Kacie Hultgren

3D Printing Crusader, Designer & Educator

A Short Introduction

 Photograph by  David Neff

Photograph by David Neff

My name is Kacie Hultgren.  I live in New York City, more precisely: Long Island City, Queens.  I'm a designer, focused on set design for live performance.  I've been using desktop 3D printing for scale model building since 2011, and my experiments led to an online following in the 3D printing community under the handle "Pretty Small Things."  I use 3D printing, I share 3D printing, I teach 3D printing.  Read on to find out how I got started.

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My 3D Printing Story: How I Got Started 

I work as a scenic designer in the theatre industry.  The workflow is similar to an architect's.  Instead of buildings, I design the environment where a play takes place.  I create color renderings, draft plans and elevations, choose materials, specify hardware and build scale models.  It’s last part, scale models, that drew me into 3D printing.  

Model building for me and my industry, has quite a bit of heart.  The styles I’m working in tend to have more flair the big glassy skyscrapers, so my model building style does too.  The scale is typically a little bigger - 1/2” to the foot - not as big as a child’s dollhouse, but big enough that detail matters.  It’s a traditional affair: elmers glue, gesso, paper, exacto knives, mat board, basswood, scavenged jewelry findings, spray paint, etc.  

I’ll share a secret with you: I’m actually not a very good model builder.  I don’t have the dexterity or patience for detail.  I bought my first 3D printer, a makerbot thingomatic in the fall of 2011, to be my assistant. Specially I bought it to make chairs: I always seem to need a dozen, they’re incredibly time consuming to build, I hate doing it, and they can’t be bought commercially in the scale or style I need.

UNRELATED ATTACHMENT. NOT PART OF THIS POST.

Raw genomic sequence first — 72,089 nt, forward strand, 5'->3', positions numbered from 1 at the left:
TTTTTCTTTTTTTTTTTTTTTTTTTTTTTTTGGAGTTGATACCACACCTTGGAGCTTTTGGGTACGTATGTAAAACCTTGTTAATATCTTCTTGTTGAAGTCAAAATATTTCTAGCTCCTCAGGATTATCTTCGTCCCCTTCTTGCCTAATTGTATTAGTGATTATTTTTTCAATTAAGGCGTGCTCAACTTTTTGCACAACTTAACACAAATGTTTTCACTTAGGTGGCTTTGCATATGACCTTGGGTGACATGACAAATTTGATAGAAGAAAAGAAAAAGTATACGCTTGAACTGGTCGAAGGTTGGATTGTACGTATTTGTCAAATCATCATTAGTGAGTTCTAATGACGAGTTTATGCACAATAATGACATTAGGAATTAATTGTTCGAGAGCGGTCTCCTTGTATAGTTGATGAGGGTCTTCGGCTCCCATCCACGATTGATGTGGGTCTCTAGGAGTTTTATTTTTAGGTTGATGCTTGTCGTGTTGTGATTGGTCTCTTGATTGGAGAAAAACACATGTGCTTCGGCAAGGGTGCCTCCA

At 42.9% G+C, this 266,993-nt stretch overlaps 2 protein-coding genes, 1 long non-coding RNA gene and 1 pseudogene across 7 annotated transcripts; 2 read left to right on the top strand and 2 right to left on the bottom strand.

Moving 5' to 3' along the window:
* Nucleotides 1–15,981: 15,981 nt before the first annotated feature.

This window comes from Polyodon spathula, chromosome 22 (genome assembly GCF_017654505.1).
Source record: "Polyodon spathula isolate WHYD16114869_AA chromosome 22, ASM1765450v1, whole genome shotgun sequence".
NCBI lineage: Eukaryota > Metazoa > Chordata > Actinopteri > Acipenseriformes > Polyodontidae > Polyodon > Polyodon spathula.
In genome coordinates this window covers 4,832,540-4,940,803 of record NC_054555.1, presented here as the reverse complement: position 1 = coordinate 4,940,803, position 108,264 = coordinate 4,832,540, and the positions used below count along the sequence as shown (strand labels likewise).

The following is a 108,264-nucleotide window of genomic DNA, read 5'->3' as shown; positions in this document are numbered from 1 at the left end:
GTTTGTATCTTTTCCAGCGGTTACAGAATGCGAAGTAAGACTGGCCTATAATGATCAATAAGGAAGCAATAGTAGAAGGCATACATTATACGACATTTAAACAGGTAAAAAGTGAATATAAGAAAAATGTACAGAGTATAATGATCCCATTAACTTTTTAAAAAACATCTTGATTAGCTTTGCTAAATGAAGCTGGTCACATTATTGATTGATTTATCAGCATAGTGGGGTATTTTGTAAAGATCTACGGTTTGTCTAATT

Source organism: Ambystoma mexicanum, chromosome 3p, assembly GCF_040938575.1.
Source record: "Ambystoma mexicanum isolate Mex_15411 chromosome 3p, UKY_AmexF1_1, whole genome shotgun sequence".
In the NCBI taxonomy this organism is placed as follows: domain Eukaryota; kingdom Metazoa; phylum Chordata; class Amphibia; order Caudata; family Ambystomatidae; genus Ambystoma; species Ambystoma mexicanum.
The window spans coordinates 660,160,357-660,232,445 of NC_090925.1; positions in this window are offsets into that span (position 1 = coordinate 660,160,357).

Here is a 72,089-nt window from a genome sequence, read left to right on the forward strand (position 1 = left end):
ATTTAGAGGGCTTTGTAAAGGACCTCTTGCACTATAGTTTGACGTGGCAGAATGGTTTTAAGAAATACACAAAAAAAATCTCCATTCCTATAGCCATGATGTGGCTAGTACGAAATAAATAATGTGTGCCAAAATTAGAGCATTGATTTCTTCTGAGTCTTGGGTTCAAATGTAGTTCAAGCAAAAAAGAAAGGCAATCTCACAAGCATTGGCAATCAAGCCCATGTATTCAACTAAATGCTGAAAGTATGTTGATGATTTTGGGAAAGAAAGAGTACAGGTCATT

An interesting thing happened after I got my 3D printer.  I started sharing the source files on thingiverse, which is a web repository and community for digital fabrication files of all sorts.  I never intended to share my design work with others.  I come from an industry with closed ideas about intellectual property and creative work, but those first 3D triumphs felt like something to brag about.  The first design I posted online was a pair of Queen Anne chairs.  I woke up the next morning to find photos from half a dozen people had printed it all over the world.  Who knew a bunch of geeky 3D folks would be into dollhouse furniture.  

3D printing has made my work easier - automating parts of my workflow, making complexity and intricacy really achievable, even on a tight schedule

I still build models with paper and glue, though as the build size of my 3D printers increase, so does the proportion of 3D printed parts in my models.  3D printing has made my work easier.  By automating parts of my workflow, complexity and intricacy are achievable on a tight schedule.  But the bigger paradigm shift for me was that it took a process off my desk, out of my studio and out into the world.  I could have shared my process in a variety of ways, but sharing digital files on this technology platform made it compelling and easy to do so.  The work I do isn’t private anymore - it’s public - and I never imaged anyone would be interested.  Other people give my work context and meaning that I never attributed to it.

Now: What I'm Up To

I still work in the theatre industry.  I'm lucky to work on a handful of Broadway projects each year, as well as regional and touring productions.  I also spend more of my working hours in the 3D sphere.  I share my knowledge by creating tutorial content for Lynda.com, give lectures and teach workshops.  I continue to build a repertoire of 3D printable designs, some available under creative commons licenses, others as retail products available on Shapeways.  I've also been proud to be part of the MAKE magazine 3D printing test team for three years running.  I'm excited to be a part of the growing 3D printing industry.